Jordan: Gas stations threaten strike amid dispute with refinery

Published March 18th, 2012 - 07:24 GMT
Gas stations owners have been complaining for several months that the quantities of oil derivatives arrive to stations are less than the ordered and paid for quantities
Gas stations owners have been complaining for several months that the quantities of oil derivatives arrive to stations are less than the ordered and paid for quantities

Gas stations will stop ordering oil derivatives from Jordan Petroleum Refinery Company (JPRC) as of Thursday amid disputes with Jordan’s sole fuel supplier, according to the Gas Station Owners Association (GSOA) President Fahed Fayez. He told The Jordan Times on Saturday that gas stations across the Kingdom will also stop receiving JPRC oil trucks as of next Sunday if the outstanding issues with the refinery are not solved by Thursday, indicating that stations will continue to supply their products until they run out. 

Gas stations owners have been complaining for several months that the quantities of oil derivatives arrive to stations are less than the ordered and paid for quantities, Fayez said, adding that a joint committee from GSOA, the Ministry of Energy and Mineral Resources and Jordan Institute for Standards and Metrology has carried out several random tests and measurements on the oil carried by the trucks and found a shortfall in the quantities.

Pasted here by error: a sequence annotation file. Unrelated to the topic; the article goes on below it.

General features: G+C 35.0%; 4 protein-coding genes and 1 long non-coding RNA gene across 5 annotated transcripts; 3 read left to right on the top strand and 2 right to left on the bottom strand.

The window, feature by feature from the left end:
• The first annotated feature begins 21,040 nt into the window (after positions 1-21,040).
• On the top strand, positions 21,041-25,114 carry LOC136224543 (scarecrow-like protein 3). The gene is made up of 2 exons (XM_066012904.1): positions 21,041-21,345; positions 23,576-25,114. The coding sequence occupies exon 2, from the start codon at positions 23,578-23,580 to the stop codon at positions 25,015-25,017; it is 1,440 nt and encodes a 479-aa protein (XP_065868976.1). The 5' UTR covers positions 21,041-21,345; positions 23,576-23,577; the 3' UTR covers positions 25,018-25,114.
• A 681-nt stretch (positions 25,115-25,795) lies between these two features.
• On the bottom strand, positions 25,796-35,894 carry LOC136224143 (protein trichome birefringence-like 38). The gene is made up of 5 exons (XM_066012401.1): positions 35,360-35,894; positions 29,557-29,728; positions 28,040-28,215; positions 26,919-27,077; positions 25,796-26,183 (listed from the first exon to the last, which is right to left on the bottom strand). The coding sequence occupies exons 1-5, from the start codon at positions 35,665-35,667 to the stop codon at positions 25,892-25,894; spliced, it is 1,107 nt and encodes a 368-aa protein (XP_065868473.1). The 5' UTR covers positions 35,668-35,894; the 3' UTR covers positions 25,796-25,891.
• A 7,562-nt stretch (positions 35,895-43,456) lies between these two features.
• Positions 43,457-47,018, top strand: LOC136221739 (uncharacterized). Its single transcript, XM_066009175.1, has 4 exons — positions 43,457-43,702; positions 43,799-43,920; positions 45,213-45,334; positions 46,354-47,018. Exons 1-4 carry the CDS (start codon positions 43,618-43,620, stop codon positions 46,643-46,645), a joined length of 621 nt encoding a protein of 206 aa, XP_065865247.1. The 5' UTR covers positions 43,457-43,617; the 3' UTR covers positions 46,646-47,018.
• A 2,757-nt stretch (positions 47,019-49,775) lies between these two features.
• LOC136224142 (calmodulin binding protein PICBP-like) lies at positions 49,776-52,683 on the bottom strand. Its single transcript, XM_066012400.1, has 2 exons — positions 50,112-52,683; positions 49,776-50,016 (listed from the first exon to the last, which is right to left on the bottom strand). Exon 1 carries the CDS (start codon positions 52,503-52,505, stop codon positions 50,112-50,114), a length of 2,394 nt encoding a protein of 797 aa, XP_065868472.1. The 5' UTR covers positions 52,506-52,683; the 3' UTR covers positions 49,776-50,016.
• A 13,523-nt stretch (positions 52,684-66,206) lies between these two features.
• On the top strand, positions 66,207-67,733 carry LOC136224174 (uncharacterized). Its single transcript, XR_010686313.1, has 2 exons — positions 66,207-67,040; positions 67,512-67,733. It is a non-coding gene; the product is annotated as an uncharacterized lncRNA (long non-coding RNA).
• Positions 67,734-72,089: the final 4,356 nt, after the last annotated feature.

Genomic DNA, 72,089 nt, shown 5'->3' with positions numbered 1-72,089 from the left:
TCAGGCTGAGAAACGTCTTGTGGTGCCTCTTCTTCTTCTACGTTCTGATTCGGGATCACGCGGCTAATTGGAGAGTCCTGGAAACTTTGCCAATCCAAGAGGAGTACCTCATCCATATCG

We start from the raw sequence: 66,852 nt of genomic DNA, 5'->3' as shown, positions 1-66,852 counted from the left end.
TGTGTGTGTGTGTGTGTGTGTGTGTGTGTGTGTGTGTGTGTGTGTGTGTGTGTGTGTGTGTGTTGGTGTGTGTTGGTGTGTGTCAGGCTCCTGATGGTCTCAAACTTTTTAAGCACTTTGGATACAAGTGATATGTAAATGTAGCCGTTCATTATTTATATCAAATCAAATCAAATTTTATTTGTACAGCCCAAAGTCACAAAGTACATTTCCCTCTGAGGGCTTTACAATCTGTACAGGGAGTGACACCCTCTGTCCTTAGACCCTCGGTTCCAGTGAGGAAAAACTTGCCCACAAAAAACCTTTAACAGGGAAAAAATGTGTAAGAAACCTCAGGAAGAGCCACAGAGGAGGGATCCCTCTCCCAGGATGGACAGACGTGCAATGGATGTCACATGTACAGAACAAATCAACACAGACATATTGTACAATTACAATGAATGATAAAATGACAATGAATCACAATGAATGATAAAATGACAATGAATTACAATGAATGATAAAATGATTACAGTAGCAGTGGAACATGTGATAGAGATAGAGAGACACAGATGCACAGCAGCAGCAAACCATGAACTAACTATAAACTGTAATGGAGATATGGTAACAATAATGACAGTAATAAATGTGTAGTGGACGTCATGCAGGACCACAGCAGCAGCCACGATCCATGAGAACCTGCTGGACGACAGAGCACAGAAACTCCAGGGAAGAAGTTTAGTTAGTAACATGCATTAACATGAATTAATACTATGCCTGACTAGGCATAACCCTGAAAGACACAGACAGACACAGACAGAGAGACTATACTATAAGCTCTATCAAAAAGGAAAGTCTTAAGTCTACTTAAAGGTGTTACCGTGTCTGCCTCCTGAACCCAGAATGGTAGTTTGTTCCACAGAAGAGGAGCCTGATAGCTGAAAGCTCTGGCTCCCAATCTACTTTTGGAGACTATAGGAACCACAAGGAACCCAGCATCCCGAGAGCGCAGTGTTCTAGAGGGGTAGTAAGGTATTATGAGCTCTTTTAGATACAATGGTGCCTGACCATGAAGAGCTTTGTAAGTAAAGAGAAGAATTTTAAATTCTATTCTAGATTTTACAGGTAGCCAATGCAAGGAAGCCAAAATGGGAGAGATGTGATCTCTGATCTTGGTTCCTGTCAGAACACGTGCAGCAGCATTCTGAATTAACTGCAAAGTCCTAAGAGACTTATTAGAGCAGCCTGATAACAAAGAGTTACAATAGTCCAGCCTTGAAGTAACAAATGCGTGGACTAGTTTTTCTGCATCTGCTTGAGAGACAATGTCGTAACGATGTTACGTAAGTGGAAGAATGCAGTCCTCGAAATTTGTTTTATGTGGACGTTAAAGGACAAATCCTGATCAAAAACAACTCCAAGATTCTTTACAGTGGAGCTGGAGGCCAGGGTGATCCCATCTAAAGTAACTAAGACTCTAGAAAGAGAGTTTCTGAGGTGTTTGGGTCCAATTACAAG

“The JPRC has agreed on the findings of the tests carried out three months ago,” he claimed, noting that over the past months authorities and the refinery company have been reluctant to solve the issue. Among the disputes with the refinery company, Fayez pointed out, gas stations want to double their royalties, which are currently at 9.8 fils per litre or 1.6 per cent of the price of the litre of oil derivatives.

“Such royalties have become unfeasible when taking into account the rising operational costs,” Fayez complained. Gas stations demand that their royalties increase to 20 to 25 fils or to be raised close to 4 per cent of the price of a litre of oil derivative, which is the case in neighbouring countries, he said. Raising the royalties will enable gas stations to improve their services and the quality of fuel they provide, according to Fayez, who noted that there are 372 gas stations operating in the country. 

The Jordan Times tried to contact JPRC but no officials were available to comment. Asked whether large chain gas stations, such as Total and Manaseer, will adhere to the planned stoppage or orders, Fayez mentioned that a representative from the Manaseer Group attended the GSOA general assembly meeting yesterday, when the decision was taken. “I believe the two companies will support the decision because meeting such demands is in their interest, particularly the issue related to raising royalties,” he said. 


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